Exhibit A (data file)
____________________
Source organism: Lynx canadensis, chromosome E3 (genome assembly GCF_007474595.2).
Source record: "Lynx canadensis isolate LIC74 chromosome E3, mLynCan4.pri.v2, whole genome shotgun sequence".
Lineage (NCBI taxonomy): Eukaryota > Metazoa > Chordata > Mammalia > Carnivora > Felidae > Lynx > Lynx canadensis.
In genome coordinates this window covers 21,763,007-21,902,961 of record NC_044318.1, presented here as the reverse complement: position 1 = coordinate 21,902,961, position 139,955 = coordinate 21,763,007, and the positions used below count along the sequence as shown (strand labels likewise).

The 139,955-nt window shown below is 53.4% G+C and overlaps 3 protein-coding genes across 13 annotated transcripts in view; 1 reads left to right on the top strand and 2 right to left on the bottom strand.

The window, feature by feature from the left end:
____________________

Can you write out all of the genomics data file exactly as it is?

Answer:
Source organism: Lynx canadensis, chromosome E3 (genome assembly GCF_007474595.2).
Source record: "Lynx canadensis isolate LIC74 chromosome E3, mLynCan4.pri.v2, whole genome shotgun sequence".
Lineage (NCBI taxonomy): Eukaryota > Metazoa > Chordata > Mammalia > Carnivora > Felidae > Lynx > Lynx canadensis.
In genome coordinates this window covers 21,763,007-21,902,961 of record NC_044318.1, presented here as the reverse complement: position 1 = coordinate 21,902,961, position 139,955 = coordinate 21,763,007, and the positions used below count along the sequence as shown (strand labels likewise).

The 139,955-nt window shown below is 53.4% G+C and overlaps 3 protein-coding genes across 13 annotated transcripts in view; 1 reads left to right on the top strand and 2 right to left on the bottom strand.

The window, feature by feature from the left end: